Listing Low: An Invitation To Treat

Listing Low: An Invitation To Treat

We've all seen the headlines of these homes selling for $300k, $500k or more over asking price in Vancouver, Metro Vancouver and other areas of BC. So what's the deal?

First thing I want to say is, in our current market Asking Price is BS 85% of the time.
I tell my clients to ignore it or at the very least, take it with a big dry grain of Maldon.

Where in the past asking price has typically been an indication of the Seller’s expectations; the go-to marketing strategy in the Vancouver market is to use a low asking price as an invitation to treat.

What is an invitation to treat? An invitation to treat is when one party delivers information in order to entice another party to make an offer. The originial party is not, and has no intention to be, legally bound by this invitation.
So when that townhouse is listed for $990,000 depsite an identical unit in the same complex having sold for $1,268,000 3 weeks ago; the seller is inviting buyers to bring their best offer but is not legally bound to accept any of those offers, whether they meet or exceed the asking price.

Something that catches my clients off guard about this? If the seller doesn’t get that $300k over asking they wanted, THEY WILL DECLINE ALL OF THE OFFERS and re-list the day after offers were reviewed, raising the price by $300k. Yes they can do that. That’s often when we get to see the true asking price and one of the reasons I say Asking Price is BS only 85% of the time.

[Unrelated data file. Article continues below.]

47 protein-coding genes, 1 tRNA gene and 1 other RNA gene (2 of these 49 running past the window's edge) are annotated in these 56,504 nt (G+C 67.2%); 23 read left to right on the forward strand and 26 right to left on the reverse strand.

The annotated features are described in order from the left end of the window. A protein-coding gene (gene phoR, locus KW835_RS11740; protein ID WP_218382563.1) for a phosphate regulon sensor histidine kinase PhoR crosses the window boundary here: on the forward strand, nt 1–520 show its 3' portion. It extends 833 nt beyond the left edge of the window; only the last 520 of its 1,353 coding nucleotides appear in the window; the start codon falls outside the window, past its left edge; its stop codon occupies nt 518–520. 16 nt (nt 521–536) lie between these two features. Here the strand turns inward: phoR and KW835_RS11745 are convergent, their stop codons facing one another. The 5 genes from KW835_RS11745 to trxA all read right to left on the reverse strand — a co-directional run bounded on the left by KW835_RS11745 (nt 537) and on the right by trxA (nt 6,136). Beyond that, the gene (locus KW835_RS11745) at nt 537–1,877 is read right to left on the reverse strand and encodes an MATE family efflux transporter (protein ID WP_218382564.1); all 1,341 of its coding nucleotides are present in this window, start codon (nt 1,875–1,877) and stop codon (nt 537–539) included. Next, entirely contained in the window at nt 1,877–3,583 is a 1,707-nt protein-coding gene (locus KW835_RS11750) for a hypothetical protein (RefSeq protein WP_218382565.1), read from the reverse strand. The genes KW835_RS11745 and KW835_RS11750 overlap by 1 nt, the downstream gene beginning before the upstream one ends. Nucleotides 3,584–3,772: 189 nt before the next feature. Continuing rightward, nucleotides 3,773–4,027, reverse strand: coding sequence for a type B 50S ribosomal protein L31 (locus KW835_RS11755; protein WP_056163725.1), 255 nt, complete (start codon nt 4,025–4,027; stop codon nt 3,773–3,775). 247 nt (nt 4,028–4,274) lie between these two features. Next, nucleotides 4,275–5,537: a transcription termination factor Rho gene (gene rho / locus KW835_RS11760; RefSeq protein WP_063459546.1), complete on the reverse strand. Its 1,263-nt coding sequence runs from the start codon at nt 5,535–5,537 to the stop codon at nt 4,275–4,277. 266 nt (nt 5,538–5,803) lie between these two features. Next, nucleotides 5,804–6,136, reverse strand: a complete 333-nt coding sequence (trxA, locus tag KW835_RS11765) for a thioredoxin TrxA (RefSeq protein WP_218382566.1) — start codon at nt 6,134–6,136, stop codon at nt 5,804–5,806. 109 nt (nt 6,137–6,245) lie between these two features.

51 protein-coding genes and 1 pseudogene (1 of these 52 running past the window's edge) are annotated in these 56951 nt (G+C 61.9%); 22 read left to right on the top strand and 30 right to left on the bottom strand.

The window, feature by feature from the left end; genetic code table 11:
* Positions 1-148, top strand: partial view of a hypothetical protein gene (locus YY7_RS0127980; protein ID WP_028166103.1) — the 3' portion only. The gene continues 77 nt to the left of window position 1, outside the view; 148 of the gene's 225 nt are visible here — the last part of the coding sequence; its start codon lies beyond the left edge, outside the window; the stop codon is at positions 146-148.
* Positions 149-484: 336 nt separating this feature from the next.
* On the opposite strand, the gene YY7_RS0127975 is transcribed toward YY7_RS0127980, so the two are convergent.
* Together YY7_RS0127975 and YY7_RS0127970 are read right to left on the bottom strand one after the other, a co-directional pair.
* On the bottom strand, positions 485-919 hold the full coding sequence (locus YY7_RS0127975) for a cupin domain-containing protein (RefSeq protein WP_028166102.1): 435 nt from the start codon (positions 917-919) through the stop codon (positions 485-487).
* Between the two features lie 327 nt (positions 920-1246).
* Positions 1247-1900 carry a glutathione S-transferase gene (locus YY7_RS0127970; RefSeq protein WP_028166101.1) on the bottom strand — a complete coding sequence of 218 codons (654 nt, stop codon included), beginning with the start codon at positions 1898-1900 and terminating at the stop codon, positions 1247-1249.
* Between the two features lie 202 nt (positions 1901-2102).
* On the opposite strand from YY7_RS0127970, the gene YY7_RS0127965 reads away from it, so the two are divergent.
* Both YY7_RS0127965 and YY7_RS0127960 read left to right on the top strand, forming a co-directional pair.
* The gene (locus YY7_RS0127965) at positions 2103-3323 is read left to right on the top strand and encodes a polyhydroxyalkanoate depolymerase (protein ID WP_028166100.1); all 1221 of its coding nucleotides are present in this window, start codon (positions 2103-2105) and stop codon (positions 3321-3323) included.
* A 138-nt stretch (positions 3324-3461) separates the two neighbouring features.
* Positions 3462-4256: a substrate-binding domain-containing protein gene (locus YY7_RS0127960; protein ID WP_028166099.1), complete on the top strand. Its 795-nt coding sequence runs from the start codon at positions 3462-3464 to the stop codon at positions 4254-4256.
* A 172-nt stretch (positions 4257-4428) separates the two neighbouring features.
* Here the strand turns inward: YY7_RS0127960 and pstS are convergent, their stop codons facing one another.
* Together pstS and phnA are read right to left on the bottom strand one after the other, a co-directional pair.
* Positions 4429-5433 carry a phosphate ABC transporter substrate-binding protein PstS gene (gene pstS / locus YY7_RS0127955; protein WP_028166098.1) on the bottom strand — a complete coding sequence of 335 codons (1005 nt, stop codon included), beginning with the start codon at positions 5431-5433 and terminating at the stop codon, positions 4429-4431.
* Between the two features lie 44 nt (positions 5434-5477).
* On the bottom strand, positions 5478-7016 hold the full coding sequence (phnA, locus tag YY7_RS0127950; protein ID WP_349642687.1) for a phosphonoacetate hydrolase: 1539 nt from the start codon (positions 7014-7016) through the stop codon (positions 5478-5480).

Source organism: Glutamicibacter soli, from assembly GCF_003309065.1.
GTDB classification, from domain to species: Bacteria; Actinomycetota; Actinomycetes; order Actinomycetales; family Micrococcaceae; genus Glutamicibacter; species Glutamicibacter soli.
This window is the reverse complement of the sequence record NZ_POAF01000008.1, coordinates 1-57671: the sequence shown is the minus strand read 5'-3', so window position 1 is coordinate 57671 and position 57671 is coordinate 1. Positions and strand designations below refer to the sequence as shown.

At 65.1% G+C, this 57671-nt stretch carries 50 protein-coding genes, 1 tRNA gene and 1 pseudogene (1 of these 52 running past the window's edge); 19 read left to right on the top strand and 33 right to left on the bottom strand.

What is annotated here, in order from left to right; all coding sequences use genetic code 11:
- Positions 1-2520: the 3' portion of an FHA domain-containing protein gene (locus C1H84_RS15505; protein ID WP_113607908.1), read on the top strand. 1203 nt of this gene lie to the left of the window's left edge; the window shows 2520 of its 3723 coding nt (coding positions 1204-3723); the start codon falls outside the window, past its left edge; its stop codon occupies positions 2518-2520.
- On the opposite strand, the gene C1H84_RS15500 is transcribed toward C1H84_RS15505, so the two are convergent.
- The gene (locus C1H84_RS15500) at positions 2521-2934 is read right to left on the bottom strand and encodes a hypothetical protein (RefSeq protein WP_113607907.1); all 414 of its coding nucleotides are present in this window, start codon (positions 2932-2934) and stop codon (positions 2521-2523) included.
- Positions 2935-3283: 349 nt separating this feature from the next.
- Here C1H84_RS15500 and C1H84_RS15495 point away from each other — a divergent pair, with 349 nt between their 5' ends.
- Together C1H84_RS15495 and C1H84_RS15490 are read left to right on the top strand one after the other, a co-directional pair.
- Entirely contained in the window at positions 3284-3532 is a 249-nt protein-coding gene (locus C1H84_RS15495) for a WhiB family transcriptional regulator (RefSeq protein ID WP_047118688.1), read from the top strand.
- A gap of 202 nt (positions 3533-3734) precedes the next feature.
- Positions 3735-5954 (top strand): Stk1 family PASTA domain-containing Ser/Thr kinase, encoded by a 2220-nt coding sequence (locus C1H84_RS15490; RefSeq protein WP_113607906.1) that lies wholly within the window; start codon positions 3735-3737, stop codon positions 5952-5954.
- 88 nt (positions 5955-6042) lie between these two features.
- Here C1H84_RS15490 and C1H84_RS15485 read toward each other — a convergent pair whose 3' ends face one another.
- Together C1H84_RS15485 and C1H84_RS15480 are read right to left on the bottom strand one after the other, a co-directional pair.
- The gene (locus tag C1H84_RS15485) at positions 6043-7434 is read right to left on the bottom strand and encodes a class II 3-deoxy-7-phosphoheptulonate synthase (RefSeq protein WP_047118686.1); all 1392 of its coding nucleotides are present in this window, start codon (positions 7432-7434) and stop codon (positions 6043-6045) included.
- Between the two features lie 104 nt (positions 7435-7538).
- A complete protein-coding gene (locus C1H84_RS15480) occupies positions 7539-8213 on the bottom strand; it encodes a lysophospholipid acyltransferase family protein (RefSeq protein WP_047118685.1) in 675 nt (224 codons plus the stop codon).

In this example, they list the property at $960,000. The agent and seller decide to hold offers off until the following Tuesday. Buyers with low budgets will think this place is a steal under a million and will want to see it along with the townhouse shoppers that missed out on the neighbour's listing last month. Showing appointments will be booked, open houses will have lineups pouring onto the streets and the agent at the open house will tell every buyer and agent just how busy it's been.

And damn, Vancouver loves a line. Makes me think of a restaurant I used to work at that had an amazing breakfast with waffles (yum) and lavender lattes (not for me but you do you, hon) and they served Mon-Fri with no wait because locals and tourists alike were 3 blocks down the street waiting in line for the other belgian waffle, lavender latte spot because *get this* it was known for how long of a wait it was to get a table.

Back to the towhnouse, we now have the frenzy of activity for viewings and when the home shows well there will be mulitple offers. Tuesday rolls around and they get 12 offers, 9 of which are way under market hoping for a miracle and 3 serious offers at around 1.2 million. The listing agent leverages the 3 top offers against each other and the home sells for 1.3 million. $310k over asking and a new record in the complex.

There we have it, a home sold in market but advertised as $310k over asking.

This technique is certainly seeing results and I can't blame the Seller or listing agent for going this route. These sellers want the best and quickest sale of their home and I'm assuming you will too when you sell your next home. But would that unit have sold for 1.3 million if they listed it at 1.26? Maybe, because there were still 3 buyers willing to pay at least 1.2 million. 

Bottom Line; as a buyer, you can't control how a seller chooses to list or market their home. What can you do?
Don't take it personally! Adjust your expectations, stop believing the over-ask hype and have a chat with your trusty Realtor about whether this home is priced in market and if it will actually sell within your budget.

Happy to answer any questions about this pricing strategy, the buying and offer process or anything else Vancouver Waffle Spot or Real Estate related.
Use the Let's Connect form below or text/call direct at 604-401-9199.

- Kade Lacasse | Vancouver Realtor


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